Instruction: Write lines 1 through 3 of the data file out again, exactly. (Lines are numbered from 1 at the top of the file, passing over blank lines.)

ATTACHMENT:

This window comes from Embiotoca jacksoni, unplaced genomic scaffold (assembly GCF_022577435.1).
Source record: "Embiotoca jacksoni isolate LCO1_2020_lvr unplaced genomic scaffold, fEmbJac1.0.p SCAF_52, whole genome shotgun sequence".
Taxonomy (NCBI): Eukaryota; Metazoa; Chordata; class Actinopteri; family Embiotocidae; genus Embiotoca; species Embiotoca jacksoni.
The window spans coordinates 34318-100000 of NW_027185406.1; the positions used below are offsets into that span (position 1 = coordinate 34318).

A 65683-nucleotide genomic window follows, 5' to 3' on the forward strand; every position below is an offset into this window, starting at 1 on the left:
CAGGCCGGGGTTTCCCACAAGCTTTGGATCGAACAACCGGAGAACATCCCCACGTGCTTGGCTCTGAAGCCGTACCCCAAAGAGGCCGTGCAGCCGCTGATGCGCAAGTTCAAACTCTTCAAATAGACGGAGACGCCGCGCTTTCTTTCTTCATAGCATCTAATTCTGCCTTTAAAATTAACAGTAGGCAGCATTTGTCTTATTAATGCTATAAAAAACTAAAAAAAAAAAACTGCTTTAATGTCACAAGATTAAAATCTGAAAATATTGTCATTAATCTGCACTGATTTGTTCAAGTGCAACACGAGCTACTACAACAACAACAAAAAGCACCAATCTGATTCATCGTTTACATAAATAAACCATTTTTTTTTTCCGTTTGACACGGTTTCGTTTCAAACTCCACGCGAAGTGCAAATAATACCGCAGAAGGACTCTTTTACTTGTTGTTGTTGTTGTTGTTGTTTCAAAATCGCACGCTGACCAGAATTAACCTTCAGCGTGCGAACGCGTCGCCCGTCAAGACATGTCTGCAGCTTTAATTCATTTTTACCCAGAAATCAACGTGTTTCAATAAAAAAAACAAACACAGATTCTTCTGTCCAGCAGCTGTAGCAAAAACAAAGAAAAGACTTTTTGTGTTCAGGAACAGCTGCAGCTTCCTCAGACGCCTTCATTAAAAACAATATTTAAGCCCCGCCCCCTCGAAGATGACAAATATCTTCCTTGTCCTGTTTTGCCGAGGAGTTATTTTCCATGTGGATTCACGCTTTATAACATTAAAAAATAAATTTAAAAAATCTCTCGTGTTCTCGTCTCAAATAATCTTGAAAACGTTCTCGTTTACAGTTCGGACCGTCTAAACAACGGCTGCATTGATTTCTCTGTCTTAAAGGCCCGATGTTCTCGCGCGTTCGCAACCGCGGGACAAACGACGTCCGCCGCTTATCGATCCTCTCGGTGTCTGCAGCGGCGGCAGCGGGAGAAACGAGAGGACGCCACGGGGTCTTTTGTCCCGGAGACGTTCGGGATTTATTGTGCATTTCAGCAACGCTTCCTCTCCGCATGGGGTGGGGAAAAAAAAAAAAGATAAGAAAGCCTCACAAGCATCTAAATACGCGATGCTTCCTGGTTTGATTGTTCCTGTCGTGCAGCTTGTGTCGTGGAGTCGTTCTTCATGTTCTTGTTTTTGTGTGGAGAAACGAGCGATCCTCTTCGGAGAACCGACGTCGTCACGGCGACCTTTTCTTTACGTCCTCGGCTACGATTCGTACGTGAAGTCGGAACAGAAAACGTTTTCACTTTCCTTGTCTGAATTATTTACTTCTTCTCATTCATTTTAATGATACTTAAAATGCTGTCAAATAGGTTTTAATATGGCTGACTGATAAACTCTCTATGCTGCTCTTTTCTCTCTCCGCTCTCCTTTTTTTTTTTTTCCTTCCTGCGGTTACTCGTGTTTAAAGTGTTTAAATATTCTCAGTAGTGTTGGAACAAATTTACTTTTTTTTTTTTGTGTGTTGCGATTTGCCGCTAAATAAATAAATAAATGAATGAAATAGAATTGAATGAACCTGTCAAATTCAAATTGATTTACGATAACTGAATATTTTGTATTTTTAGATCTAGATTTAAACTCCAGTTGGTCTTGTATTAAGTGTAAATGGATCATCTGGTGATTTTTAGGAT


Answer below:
This window comes from Embiotoca jacksoni, unplaced genomic scaffold (assembly GCF_022577435.1).
Source record: "Embiotoca jacksoni isolate LCO1_2020_lvr unplaced genomic scaffold, fEmbJac1.0.p SCAF_52, whole genome shotgun sequence".
Taxonomy (NCBI): Eukaryota; Metazoa; Chordata; class Actinopteri; family Embiotocidae; genus Embiotoca; species Embiotoca jacksoni.